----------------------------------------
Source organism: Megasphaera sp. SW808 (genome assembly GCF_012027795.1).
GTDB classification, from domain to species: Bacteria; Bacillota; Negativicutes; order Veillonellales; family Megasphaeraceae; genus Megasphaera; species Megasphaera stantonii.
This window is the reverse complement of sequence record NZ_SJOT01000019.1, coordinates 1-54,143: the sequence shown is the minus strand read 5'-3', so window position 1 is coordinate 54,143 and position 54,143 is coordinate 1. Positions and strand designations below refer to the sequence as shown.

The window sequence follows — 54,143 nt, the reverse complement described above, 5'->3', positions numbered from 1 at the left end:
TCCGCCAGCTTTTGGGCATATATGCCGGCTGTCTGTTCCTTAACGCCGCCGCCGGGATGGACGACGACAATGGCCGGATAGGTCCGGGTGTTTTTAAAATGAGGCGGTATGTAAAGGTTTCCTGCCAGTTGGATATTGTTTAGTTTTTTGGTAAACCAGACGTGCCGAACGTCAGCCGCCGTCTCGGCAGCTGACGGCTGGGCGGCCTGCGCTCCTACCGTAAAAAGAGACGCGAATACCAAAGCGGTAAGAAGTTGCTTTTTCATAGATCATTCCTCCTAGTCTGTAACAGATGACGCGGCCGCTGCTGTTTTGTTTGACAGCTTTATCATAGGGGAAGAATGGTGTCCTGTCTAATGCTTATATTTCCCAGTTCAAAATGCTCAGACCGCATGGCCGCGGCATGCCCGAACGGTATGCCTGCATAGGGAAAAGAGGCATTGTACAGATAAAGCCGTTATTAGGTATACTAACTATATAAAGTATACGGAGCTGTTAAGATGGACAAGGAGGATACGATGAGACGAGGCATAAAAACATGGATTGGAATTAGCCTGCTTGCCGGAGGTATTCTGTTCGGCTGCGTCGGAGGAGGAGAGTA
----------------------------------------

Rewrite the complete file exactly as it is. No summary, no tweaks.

Source organism: Megasphaera sp. SW808 (genome assembly GCF_012027795.1).
GTDB classification, from domain to species: Bacteria; Bacillota; Negativicutes; order Veillonellales; family Megasphaeraceae; genus Megasphaera; species Megasphaera stantonii.
This window is the reverse complement of sequence record NZ_SJOT01000019.1, coordinates 1-54,143: the sequence shown is the minus strand read 5'-3', so window position 1 is coordinate 54,143 and position 54,143 is coordinate 1. Positions and strand designations below refer to the sequence as shown.

The window sequence follows — 54,143 nt, the reverse complement described above, 5'->3', positions numbered from 1 at the left end:
TCCGCCAGCTTTTGGGCATATATGCCGGCTGTCTGTTCCTTAACGCCGCCGCCGGGATGGACGACGACAATGGCCGGATAGGTCCGGGTGTTTTTAAAATGAGGCGGTATGTAAAGGTTTCCTGCCAGTTGGATATTGTTTAGTTTTTTGGTAAACCAGACGTGCCGAACGTCAGCCGCCGTCTCGGCAGCTGACGGCTGGGCGGCCTGCGCTCCTACCGTAAAAAGAGACGCGAATACCAAAGCGGTAAGAAGTTGCTTTTTCATAGATCATTCCTCCTAGTCTGTAACAGATGACGCGGCCGCTGCTGTTTTGTTTGACAGCTTTATCATAGGGGAAGAATGGTGTCCTGTCTAATGCTTATATTTCCCAGTTCAAAATGCTCAGACCGCATGGCCGCGGCATGCCCGAACGGTATGCCTGCATAGGGAAAAGAGGCATTGTACAGATAAAGCCGTTATTAGGTATACTAACTATATAAAGTATACGGAGCTGTTAAGATGGACAAGGAGGATACGATGAGACGAGGCATAAAAACATGGATTGGAATTAGCCTGCTTGCCGGAGGTATTCTGTTCGGCTGCGTCGGAGGAGGAGAGTA